In an aim to prop up the state’s still-struggling, legal cannabis industry, lawmakers in California on Monday approved new funding to marijuana businesses in order to stay ahead of the black and gray markets.
The $100 million package “was proposed by Gov. Gavin Newsom to be provided as grants to cities and counties to help cannabis businesses transition from provisional to regular licenses,” according to the Los Angeles Times.
Los Angeles “will be the biggest beneficiary of the money,” the newspaper reported, which noted that the state’s largest city will receive $22 million. The grant money “would help cities hire experts and staff to assist businesses in completing the environmental studies and transitioning the licenses according to Los Angeles Times.
In 2016, California voters approved Proposition 64, which legalized recreational pot use for adults 21 years and older. But five years later, the regulated cannabis market still lags well behind the illicit market, where marijuana is untaxed and often cheaper.
A report in 2019 found that the illicit market in California was three times larger than the regulated one. To that end, Newsom offered up a number of ideas in his budget proposal last month that sought to bolster the state’s struggling legal pot industry.
The budget included “$153.8 million Cannabis Control Fund to reflect the consolidation of the functions and positions of the Bureau of Cannabis Control, the Department of Food and Agriculture, and the Department of Public Health into a new stand-alone Department of Cannabis Control within the Business, Consumer Services and Housing Agency” starting next month.
“This proposal seeks to further the goals of legalization and regulation by creating a single point of contact for cannabis licensees, local governments and other stakeholders. With a focus on making licensing and compliance more straightforward, transparent and efficient, this proposal aims to simplify participation in the legal market and support the successful and safe operation of a cannabis business in compliance with state law,” the budget proposal said.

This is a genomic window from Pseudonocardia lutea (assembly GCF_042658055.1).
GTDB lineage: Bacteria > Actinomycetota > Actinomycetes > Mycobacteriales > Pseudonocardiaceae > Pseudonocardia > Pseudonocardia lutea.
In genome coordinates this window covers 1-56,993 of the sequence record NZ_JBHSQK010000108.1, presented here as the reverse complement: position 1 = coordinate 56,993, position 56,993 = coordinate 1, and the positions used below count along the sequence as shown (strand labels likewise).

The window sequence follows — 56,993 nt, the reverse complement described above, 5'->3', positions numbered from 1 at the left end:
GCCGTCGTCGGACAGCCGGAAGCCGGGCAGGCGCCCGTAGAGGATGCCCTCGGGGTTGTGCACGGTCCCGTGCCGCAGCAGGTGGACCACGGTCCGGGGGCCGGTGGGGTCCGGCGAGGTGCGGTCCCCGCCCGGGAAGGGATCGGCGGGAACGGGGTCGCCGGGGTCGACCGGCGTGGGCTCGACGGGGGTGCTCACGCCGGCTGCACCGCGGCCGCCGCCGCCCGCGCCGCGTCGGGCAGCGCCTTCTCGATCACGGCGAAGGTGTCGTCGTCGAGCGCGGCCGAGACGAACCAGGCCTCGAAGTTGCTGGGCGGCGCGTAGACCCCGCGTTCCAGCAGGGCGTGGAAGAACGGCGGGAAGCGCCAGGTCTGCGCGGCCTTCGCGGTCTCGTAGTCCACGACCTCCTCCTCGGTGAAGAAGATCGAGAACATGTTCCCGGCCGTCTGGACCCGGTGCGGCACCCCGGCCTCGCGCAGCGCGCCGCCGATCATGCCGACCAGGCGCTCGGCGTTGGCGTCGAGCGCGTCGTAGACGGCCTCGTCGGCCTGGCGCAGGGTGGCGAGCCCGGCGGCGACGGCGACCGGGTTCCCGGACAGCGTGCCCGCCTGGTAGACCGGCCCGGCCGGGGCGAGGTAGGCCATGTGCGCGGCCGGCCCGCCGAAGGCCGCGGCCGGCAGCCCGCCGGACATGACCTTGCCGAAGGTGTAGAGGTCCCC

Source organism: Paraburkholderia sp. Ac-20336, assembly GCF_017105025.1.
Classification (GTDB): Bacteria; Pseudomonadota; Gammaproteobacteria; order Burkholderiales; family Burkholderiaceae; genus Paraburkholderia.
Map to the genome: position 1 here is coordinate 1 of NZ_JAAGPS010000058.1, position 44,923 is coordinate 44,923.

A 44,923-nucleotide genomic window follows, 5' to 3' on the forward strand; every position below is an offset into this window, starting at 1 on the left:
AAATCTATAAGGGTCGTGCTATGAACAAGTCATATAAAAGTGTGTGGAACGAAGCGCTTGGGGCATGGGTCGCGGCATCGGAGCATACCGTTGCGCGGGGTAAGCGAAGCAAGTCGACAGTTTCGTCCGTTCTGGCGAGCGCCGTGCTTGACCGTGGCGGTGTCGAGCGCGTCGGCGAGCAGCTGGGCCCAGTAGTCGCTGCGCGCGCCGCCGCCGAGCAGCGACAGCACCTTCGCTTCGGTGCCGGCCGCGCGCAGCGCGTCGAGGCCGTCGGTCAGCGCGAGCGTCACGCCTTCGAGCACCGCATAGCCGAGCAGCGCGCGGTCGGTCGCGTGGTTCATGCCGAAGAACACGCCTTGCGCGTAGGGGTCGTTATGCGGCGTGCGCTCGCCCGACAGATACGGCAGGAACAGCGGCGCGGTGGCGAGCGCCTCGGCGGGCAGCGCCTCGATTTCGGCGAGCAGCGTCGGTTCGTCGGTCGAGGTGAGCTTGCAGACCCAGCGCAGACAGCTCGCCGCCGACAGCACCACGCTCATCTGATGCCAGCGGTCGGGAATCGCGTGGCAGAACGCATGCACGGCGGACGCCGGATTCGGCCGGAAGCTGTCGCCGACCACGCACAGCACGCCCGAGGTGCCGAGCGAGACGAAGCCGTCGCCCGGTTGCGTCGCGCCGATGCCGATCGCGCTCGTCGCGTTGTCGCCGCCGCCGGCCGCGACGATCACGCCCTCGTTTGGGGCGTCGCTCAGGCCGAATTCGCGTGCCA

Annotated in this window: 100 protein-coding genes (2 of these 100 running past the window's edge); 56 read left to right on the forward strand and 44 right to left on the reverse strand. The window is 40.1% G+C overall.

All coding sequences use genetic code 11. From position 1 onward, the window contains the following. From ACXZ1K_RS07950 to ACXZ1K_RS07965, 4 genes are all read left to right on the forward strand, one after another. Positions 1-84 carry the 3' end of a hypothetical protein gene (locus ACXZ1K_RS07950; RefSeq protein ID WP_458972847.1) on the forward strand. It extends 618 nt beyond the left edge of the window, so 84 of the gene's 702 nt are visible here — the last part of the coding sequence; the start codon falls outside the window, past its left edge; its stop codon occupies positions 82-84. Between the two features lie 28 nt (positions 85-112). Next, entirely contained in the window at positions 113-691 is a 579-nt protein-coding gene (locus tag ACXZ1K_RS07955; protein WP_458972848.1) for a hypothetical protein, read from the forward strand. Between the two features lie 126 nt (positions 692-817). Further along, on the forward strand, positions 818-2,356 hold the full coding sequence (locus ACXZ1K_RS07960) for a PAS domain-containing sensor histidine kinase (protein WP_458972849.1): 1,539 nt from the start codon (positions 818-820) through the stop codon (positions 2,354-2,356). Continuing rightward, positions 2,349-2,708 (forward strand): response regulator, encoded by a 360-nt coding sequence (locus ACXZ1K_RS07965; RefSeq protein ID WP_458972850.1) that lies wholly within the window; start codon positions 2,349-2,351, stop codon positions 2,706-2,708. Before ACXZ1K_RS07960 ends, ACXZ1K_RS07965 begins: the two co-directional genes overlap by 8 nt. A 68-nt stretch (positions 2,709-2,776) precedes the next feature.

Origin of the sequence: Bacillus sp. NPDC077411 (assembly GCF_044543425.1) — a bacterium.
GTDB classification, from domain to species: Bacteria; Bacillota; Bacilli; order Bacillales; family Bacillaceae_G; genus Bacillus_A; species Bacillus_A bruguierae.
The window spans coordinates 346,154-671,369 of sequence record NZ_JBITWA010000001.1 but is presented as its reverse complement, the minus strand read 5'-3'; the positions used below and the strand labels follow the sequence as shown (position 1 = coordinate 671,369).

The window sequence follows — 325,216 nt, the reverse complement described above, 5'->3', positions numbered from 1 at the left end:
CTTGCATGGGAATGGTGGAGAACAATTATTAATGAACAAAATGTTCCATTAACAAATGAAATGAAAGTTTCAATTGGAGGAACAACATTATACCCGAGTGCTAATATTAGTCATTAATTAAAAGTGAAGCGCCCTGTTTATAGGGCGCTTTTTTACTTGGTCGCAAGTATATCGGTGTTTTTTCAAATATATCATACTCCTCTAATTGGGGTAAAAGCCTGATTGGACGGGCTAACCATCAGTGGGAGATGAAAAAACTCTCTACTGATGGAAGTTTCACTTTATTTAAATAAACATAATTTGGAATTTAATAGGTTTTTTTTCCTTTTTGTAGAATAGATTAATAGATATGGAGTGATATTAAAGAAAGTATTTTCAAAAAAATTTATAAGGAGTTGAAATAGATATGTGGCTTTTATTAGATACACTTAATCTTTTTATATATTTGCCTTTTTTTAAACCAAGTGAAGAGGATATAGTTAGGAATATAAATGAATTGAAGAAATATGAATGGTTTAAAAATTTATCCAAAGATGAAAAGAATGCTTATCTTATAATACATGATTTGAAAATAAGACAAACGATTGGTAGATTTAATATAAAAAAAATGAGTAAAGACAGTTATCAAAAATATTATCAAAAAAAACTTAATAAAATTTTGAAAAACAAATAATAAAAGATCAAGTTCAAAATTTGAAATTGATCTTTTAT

The budget said that “centralizing the licensing programs’ enforcement efforts will result in more effective enforcement that better protects public health, safety and lands, and makes it more costly and inefficient to participate in the illicit cannabis industry.”
The $100 million grant money that was approved by California lawmakers on Monday “would go to local agencies with the most provisional licenses for growing, manufacturing, distribution, testing and retail operations,” the Los Angles Times reported, noting that some of the funds “can be used by cities offering equity funding to cannabis businesses owned by people of color.”
California Cannabis Businesses Also Gain Extension
The Times said that the Newsom administration also is pushing for marijuana businesses to be given “a six-month extension beyond a January 1 deadline to transition from provisional licenses by complying with mandates of the California Environmental Quality Act,” a proposal that “faces opposition for delaying promised environmental safeguards.”
The extension was not included in the budget green lit by lawmakers on Monday, but is still being negotiated. The Newsom administration argues that such an extension is critical for the industry.
“Absent this extension, it is possible that a significant number of these licensees could fall out of the legal cannabis system, significantly curtailing the state’s efforts to facilitate the transition to a legal and well-regulated market,” the budget proposal said according to the Los Angeles Times.
A regulated weed market struggling to keep pace with an illicit one is by no means unique to California– or the United States. In Canada, where recreational marijuana was made legal in 2018, it has been much the same. In 2019, 12 months following legalization, sales of legal marijuana in Canada totaled about $1 billion, compared with between $5 and $7 billion in sales on the illicit market.